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PR perils of occupation

20 July 2012

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Israel is a nation at war, which treats neutrals with a wary contempt because they don't share Israel's risks. Neutrals dislike this treatment. What is worse is that Israel is also engaged in a propaganda war. The brutal necessities of military occupation are constantly glossed over, or lied about; so they come as a shock when first encountered.

But it is not enough, in a propaganda war, to maintain the horrors of the other side. You need also to convert people to the merits of your own cause, and this is a whole lot harder in the case of Israel. You will certainly have to try a bit harder than Melanie Phillips, in the Daily Mail:

"Decent Christians are extremely upset, and rightly so, about the resolution passed at the General Synod a few days ago endorsing the Ecumenical Accompaniment Programme in Palestine and Israel." Nice start - anyone not upset is therefore an indecent Christian. "The EAPPI is a one-sided organisation which presents Israel entirely falsely as the regional aggressor, and the Palestinians as its victims, whereas the opposite is the case."

Do we really want to take that sentence literally? The Palestinians are the aggressors, and Israel the victim? If Melanie Phillips were (which God forbid) a taxi-driver, she would have to grumble about "Bloody Palestinians, stay over there, living in their own country . . . "

But this was nothing to the poisonous dishonesty of the Jewish Chronicle's report: "In his speech, the Archbishop of Canterbury drew a parallel between the Holocaust and Israeli checkpoints: 'Half an hour at Yad Vashem will persuade you, if you need persuading, why the state of Israel needs to exist securely. Half an hour at a check-point will persuade you, if you need persuading, that there are forms of security that are indefensible and unsustain-able'."

Giles Fraser, in The Guardian, was more measured. "The specific beef that many in the Jewish community have with EAPPI is that those who return from the volunteer programme can end up with a one-sided view of the conflict." This has to be right. But it is hardly a criticism of the organisation.

No doubt the other side are worse: I'd rather be an Arab civilian in Israel right now than one in Syria; I would also rather be an exploited Somali refugee in Tel Aviv than one enslaved for ransom by the Bedouin in Sinai. But what does undercut a great deal of pro-Israel propaganda is one fact on which everyone agrees: that there is no more effective means of producing pro-Palestinian activists than a few weeks spent living alongside the Palestinians under Israeli occupation.

When you think how Londoners are going to react to the mere inconvenience of our city's occupation by the Olympics for a couple of weeks, it's surprising that so few of the EAPPI volunteers come back with unbalanced views on Israel v. Palestine.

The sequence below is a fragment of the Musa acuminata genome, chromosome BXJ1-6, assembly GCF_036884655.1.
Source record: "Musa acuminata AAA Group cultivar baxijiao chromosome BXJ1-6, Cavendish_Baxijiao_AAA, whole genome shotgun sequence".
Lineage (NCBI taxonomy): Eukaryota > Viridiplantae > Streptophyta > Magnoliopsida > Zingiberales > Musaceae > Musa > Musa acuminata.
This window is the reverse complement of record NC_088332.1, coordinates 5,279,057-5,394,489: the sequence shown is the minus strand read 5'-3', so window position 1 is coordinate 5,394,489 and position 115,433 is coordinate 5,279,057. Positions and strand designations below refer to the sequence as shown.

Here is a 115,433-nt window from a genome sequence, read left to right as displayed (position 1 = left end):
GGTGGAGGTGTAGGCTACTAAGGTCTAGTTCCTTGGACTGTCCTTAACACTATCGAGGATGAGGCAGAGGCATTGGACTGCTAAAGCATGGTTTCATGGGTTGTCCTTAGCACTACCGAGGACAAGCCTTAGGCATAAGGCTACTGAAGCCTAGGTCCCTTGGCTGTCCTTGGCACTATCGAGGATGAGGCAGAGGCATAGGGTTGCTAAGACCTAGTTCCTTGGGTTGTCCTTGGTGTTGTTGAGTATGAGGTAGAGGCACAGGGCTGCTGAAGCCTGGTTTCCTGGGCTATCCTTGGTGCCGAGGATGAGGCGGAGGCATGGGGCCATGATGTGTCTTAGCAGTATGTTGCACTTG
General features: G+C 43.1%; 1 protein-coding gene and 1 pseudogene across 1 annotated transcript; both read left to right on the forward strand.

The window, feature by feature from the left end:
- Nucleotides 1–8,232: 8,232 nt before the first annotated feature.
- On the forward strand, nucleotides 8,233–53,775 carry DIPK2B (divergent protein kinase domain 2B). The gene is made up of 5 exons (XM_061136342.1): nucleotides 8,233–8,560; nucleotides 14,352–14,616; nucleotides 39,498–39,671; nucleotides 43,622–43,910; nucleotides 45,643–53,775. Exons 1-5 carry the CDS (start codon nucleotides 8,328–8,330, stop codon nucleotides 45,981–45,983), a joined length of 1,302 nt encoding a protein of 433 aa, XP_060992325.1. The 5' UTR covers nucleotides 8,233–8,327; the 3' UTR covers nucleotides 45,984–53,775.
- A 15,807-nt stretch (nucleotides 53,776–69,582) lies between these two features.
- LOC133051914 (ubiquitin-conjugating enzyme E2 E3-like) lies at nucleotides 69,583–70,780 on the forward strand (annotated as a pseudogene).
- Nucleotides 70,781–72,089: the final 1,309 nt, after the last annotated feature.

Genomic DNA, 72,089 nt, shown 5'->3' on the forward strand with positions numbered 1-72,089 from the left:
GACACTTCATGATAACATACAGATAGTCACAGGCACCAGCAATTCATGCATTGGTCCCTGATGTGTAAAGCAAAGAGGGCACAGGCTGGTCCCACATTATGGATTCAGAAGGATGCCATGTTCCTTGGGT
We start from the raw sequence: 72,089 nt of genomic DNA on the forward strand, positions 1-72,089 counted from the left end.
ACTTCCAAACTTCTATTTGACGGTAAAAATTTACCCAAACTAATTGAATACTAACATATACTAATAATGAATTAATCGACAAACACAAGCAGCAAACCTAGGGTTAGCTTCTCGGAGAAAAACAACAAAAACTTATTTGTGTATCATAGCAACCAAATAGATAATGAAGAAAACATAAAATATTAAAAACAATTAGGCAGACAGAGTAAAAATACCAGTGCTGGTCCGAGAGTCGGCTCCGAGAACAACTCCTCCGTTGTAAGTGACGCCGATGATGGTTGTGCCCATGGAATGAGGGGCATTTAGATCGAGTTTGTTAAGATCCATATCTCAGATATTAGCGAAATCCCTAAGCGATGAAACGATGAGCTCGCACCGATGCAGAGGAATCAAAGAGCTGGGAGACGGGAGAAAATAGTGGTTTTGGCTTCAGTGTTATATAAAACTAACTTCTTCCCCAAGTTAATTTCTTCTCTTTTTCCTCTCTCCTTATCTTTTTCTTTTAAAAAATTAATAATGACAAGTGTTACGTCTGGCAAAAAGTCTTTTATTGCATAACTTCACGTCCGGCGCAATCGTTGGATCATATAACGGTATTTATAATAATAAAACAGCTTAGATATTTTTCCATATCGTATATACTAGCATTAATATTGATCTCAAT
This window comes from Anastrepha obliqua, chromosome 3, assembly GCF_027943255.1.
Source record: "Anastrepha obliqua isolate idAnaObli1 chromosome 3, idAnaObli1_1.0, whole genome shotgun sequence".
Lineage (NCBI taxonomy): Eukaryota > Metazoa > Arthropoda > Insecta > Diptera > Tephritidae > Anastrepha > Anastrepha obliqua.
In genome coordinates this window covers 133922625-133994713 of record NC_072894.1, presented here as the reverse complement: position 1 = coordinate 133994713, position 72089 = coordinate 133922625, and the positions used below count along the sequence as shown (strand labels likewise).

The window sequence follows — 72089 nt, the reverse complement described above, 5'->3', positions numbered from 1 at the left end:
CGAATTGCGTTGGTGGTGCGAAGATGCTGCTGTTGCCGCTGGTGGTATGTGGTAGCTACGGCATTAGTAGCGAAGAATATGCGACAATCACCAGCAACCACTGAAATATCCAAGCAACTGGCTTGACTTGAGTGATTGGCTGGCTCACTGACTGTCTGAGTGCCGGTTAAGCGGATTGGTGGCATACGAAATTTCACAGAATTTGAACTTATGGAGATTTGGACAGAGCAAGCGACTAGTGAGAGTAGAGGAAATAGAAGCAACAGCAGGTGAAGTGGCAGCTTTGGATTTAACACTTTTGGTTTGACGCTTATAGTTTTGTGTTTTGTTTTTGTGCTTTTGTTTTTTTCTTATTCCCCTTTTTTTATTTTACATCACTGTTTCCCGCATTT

There was no other correspondingly interesting row in the British press this week, but a piece by Ross Douthat in The New York Times rehashed entertainingly the standard conservative accounts of why the Episcopal Church in the United States is failing:

"If conservative Christianity has often been compromised, liberal Christianity has simply collapsed. Practically every denomination - Methodist, Lutheran, Presbyterian - that has tried to adapt itself to contemporary liberal values has seen an Episcopal-style plunge in church attendance. Within the [Roman] Catholic Church, too, the most progressive-minded religious orders have often failed to generate the vocations necessary to sustain themselves."

The unwary reader might suppose from this that there are legions of thriving conservative RC orders like - oh, I don't know - the Legion of Christ.

What is new and remarkable here is that Douthat, himself a conservative Catholic, doesn't simply crow over the death of "liberal" Christianity. He sees it as socially engaged in a way that most American consumerist Christianity is not. Conservative Christianity has lost the culture wars in America, and will continue to do so. Worse than that, it might be dawning on thoughtful conservatives that they, too, should be at war with the culture, and with sins that aren't wholly sexual. This raises the interesting question whether liberal Churches have failed because they stand too far outside the prevailing culture, with all their nonsense about justice and equality.

Enough of these trivia. I am grateful to the reader who sent in a picture of "Grilled Cheesus", a device to imprint a bearded, "soulful" face on a toasted sandwich. A portion of the profits go to charity. What is mocked here: Christianity or idolatry?

 

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